Entry price: $50,000
Price as tested: $62,275
This week, we’re behind the wheel of the 2020 Mercedes-Benz 300 GLC 4Matic Coupe, a best seller in North America and one of two GLC 300 models available. One looks like a small SUV, the 300, while one looks like a car, namely our test drive 300 Coupe. In either dress, these nicely designed, German built models are loaded with everything that makes a Mercedes-Benz what they are built to be.
The EPA classified “small SUV” class is where the GLC roams, even though its wheelbase is over 113 inches. The big difference between the two GLC models is our coupe looks like a car while the GLC looks like a hatchback, squared off SUV. Other than that, they are identical and both are powered by a new turbocharged four-cylinder engine and feature Mercedes-Benz new SIRI infotainment feature, where all you have to say is “Mercedes, turn the heated seats on,” and your wish is Mercedes-Benz command. Your dealer will show you in person when you meet how well this new interface works.
Since we’re giving out immediate positives, one big negative is where the GLC transmission shift lever is. Unlike most all other manufacturers that use the front console for either a shifter lever or circular switch, Mercedes-Benz has its shift lever where the usual windshield wiper activity is on the small right hand lever on the steering wheel. Until I got used to it, I shifted the car out of drive to neutral about six times driving the freeway on a rainy day. I just can’t figure this one out as to why dash designers would do this.
New for 2020 is a new grille design, with either one bar(Coupe) or two for the SUV 300, an updated front fascia and rear bumper, and LED lighting. The cabin also receives nice upgrades with the Mercedes-Benz User Experience (MBUX) interface and a new 10.25-inch touch screen instead of the previous 7.0- or 8.4-inch displays. Apple CarPlay and Android Auto are now standard and able to access the aforementioned SIRI voice commands. I tried “Hey, Mercedes, can you lower the price to $25K for me?” but I didn’t get an answer.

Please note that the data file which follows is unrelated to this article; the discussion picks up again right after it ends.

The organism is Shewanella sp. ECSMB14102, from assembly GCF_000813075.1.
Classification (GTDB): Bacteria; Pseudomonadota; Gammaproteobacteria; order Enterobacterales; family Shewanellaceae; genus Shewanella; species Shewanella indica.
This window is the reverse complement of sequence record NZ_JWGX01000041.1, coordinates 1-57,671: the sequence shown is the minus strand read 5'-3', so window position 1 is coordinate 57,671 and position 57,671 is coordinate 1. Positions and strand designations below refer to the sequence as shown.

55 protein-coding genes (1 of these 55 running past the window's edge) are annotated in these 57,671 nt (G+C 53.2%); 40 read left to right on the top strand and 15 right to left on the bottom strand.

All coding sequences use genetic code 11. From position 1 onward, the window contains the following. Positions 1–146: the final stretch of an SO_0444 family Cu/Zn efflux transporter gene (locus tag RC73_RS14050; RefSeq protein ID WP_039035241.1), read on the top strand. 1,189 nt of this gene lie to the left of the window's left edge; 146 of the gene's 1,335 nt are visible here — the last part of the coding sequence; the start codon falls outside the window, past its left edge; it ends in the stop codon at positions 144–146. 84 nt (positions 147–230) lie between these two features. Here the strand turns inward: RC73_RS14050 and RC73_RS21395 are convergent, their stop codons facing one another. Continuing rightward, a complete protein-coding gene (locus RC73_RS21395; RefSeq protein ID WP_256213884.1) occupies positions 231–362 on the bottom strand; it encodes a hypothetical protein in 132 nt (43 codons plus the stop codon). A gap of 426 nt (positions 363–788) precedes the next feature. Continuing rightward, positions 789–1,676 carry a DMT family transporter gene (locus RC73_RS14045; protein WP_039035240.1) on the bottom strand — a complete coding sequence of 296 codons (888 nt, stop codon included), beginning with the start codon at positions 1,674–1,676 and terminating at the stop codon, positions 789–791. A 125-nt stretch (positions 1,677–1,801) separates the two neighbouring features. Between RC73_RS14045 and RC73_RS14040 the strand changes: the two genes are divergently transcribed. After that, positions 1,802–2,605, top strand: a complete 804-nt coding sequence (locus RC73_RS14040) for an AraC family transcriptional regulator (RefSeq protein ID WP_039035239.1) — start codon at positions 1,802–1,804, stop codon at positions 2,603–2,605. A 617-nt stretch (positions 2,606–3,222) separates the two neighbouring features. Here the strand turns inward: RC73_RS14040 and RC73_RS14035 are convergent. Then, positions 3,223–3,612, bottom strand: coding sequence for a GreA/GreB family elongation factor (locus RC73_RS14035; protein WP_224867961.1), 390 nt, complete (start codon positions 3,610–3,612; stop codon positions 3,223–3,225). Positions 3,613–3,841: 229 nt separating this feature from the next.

Our GLC with total SUV underpinnings replaced the popular GLK fur years ago, so a bit of model letter history on how Mercedes-Benz utilizes its nomenclature. All of its SUV models utilize “GL,” immediately followed by the model’s class pecking order. The “G” is for Geländewagen (German for off-road) followed by the “L,” which is a bridge to the our “C,” resulting in the GLC being the SUV of the C-Class Mercedes-Benz family of vehicles.
There are also two other GLC models available in North America, namely the performance oriented GLC 43 AMG and GLC 63 AMG. Hoping not to confuse any further, whenever you see an AMG on any class Mercedes-Benz vehicle, it stands for high performance. To break this down, former Mercedes engineers Hans Werner Aufrecht (the A) and Erhard Melcher (the M) began the AMG group (the G) in 1967 building the race engines for the company race cars. It has evolved into the AMGs available on roads today, both daily driver and race track variations.